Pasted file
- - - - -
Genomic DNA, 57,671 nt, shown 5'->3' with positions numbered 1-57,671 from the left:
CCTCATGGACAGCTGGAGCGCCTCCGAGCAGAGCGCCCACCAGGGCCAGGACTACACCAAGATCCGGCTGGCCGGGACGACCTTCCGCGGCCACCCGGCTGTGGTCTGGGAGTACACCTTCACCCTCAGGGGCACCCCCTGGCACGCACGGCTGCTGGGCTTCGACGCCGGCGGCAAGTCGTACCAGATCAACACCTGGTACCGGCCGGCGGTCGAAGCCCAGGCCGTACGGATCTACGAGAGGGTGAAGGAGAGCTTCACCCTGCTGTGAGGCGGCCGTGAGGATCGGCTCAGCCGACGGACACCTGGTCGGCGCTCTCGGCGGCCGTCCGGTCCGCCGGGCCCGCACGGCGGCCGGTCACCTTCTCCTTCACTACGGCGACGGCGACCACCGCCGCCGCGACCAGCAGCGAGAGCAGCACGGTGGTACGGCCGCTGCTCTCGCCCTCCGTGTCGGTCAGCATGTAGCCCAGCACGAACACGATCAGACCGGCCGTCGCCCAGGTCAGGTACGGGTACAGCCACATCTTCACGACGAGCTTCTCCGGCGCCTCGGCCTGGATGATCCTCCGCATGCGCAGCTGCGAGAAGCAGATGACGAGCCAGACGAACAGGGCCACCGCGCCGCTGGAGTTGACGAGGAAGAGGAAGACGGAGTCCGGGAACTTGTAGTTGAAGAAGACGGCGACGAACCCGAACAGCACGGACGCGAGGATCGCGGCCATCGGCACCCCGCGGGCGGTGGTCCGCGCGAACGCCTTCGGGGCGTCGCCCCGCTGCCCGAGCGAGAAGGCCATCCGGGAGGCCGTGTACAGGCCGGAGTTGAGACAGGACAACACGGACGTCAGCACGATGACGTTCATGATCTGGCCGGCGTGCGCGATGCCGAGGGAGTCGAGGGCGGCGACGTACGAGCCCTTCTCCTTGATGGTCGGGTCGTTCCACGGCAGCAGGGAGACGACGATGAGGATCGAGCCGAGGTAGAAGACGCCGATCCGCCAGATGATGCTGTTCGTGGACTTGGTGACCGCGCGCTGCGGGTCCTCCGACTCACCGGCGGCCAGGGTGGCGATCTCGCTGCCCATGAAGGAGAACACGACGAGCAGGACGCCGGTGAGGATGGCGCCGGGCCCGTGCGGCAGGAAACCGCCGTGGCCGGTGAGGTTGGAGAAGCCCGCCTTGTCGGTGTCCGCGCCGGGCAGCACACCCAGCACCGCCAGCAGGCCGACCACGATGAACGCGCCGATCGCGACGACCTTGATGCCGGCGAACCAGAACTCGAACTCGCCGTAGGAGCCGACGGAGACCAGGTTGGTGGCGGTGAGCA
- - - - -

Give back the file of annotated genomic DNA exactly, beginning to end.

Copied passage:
Genomic DNA, 57,671 nt, shown 5'->3' with positions numbered 1-57,671 from the left:
CCTCATGGACAGCTGGAGCGCCTCCGAGCAGAGCGCCCACCAGGGCCAGGACTACACCAAGATCCGGCTGGCCGGGACGACCTTCCGCGGCCACCCGGCTGTGGTCTGGGAGTACACCTTCACCCTCAGGGGCACCCCCTGGCACGCACGGCTGCTGGGCTTCGACGCCGGCGGCAAGTCGTACCAGATCAACACCTGGTACCGGCCGGCGGTCGAAGCCCAGGCCGTACGGATCTACGAGAGGGTGAAGGAGAGCTTCACCCTGCTGTGAGGCGGCCGTGAGGATCGGCTCAGCCGACGGACACCTGGTCGGCGCTCTCGGCGGCCGTCCGGTCCGCCGGGCCCGCACGGCGGCCGGTCACCTTCTCCTTCACTACGGCGACGGCGACCACCGCCGCCGCGACCAGCAGCGAGAGCAGCACGGTGGTACGGCCGCTGCTCTCGCCCTCCGTGTCGGTCAGCATGTAGCCCAGCACGAACACGATCAGACCGGCCGTCGCCCAGGTCAGGTACGGGTACAGCCACATCTTCACGACGAGCTTCTCCGGCGCCTCGGCCTGGATGATCCTCCGCATGCGCAGCTGCGAGAAGCAGATGACGAGCCAGACGAACAGGGCCACCGCGCCGCTGGAGTTGACGAGGAAGAGGAAGACGGAGTCCGGGAACTTGTAGTTGAAGAAGACGGCGACGAACCCGAACAGCACGGACGCGAGGATCGCGGCCATCGGCACCCCGCGGGCGGTGGTCCGCGCGAACGCCTTCGGGGCGTCGCCCCGCTGCCCGAGCGAGAAGGCCATCCGGGAGGCCGTGTACAGGCCGGAGTTGAGACAGGACAACACGGACGTCAGCACGATGACGTTCATGATCTGGCCGGCGTGCGCGATGCCGAGGGAGTCGAGGGCGGCGACGTACGAGCCCTTCTCCTTGATGGTCGGGTCGTTCCACGGCAGCAGGGAGACGACGATGAGGATCGAGCCGAGGTAGAAGACGCCGATCCGCCAGATGATGCTGTTCGTGGACTTGGTGACCGCGCGCTGCGGGTCCTCCGACTCACCGGCGGCCAGGGTGGCGATCTCGCTGCCCATGAAGGAGAACACGACGAGCAGGACGCCGGTGAGGATGGCGCCGGGCCCGTGCGGCAGGAAACCGCCGTGGCCGGTGAGGTTGGAGAAGCCCGCCTTGTCGGTGTCCGCGCCGGGCAGCACACCCAGCACCGCCAGCAGGCCGACCACGATGAACGCGCCGATCGCGACGACCTTGATGCCGGCGAACCAGAACTCGAACTCGCCGTAGGAGCCGACGGAGACCAGGTTGGTGGCGGTGAGCA